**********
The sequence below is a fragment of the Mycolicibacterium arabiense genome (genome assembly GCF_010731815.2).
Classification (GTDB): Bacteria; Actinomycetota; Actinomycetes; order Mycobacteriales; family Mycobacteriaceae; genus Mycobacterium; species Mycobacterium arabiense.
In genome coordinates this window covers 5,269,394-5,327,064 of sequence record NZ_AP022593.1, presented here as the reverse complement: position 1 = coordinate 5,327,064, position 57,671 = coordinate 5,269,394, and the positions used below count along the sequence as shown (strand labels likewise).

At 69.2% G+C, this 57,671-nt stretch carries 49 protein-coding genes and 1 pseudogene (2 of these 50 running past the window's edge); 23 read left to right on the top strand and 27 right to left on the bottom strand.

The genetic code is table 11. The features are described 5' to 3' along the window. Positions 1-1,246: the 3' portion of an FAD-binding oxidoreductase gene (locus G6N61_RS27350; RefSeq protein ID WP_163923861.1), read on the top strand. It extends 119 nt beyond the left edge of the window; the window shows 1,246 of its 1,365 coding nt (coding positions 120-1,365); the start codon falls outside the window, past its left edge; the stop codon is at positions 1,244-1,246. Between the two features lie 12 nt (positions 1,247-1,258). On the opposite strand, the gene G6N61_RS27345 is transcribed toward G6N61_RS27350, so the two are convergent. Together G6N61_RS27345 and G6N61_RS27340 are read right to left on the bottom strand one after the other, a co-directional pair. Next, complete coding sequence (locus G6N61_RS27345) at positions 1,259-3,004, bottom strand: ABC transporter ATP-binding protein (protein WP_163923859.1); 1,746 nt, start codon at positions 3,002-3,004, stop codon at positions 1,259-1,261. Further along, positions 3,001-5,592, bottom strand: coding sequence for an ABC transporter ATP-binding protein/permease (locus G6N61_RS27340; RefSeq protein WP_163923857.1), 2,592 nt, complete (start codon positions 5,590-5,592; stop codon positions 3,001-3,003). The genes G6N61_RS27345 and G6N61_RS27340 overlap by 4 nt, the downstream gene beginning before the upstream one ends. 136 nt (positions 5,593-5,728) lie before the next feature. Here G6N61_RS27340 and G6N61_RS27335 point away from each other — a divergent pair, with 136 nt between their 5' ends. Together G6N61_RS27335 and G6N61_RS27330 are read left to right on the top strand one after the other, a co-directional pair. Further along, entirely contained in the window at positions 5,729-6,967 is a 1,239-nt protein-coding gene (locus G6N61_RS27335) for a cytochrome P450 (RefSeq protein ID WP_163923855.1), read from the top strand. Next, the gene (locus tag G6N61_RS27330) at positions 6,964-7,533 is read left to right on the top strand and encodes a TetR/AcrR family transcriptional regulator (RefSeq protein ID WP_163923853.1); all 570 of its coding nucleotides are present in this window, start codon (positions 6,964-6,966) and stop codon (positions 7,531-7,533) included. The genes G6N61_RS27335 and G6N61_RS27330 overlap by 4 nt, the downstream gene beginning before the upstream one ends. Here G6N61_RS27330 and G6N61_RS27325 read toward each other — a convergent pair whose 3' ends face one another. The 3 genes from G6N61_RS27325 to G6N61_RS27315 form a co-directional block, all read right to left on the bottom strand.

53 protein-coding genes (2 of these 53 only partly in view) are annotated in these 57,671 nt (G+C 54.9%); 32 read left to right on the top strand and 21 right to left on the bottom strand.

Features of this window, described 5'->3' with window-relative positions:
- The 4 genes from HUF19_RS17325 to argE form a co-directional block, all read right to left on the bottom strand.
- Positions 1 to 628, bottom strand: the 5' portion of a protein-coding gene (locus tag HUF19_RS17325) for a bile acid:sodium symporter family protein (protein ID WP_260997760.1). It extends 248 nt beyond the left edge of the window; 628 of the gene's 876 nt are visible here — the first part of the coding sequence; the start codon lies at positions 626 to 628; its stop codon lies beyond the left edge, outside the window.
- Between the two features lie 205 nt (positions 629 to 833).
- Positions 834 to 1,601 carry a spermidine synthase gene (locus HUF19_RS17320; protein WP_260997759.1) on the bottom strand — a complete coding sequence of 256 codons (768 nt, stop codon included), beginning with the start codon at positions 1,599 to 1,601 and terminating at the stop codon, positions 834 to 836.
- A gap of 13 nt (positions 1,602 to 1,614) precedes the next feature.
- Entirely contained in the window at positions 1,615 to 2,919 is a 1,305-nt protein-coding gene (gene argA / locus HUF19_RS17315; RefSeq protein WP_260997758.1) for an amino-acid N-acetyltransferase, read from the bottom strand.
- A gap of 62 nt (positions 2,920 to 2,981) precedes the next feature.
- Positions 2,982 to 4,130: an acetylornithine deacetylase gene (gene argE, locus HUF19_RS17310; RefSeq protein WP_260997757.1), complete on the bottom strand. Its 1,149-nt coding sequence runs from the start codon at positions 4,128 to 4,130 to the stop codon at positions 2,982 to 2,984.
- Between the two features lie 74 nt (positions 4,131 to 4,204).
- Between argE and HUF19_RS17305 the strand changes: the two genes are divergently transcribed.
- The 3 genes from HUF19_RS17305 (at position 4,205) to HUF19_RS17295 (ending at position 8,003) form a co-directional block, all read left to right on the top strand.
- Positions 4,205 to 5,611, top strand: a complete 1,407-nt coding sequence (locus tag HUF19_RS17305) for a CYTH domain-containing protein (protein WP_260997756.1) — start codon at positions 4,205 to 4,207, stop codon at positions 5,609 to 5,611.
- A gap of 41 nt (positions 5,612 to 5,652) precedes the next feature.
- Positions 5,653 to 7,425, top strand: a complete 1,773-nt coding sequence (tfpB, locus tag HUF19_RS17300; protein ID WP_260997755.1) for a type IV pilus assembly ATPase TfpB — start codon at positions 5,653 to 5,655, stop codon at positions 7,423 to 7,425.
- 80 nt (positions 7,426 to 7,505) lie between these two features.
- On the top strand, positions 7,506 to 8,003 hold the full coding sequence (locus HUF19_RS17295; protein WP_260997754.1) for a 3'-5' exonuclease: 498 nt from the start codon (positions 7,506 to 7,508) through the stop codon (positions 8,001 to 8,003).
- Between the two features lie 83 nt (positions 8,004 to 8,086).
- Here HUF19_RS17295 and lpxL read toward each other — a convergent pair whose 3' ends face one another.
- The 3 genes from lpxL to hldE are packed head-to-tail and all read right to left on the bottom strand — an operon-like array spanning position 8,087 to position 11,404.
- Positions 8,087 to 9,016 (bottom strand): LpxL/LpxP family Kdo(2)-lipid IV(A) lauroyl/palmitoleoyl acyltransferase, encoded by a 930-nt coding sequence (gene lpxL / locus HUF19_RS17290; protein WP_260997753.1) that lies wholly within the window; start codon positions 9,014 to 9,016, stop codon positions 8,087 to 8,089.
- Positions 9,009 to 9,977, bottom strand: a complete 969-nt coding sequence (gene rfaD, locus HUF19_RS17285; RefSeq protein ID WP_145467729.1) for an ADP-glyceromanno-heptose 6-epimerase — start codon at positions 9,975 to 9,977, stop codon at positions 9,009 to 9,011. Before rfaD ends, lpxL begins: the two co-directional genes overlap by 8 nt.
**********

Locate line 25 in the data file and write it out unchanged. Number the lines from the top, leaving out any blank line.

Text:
- Here HUF19_RS17295 and lpxL read toward each other — a convergent pair whose 3' ends face one another.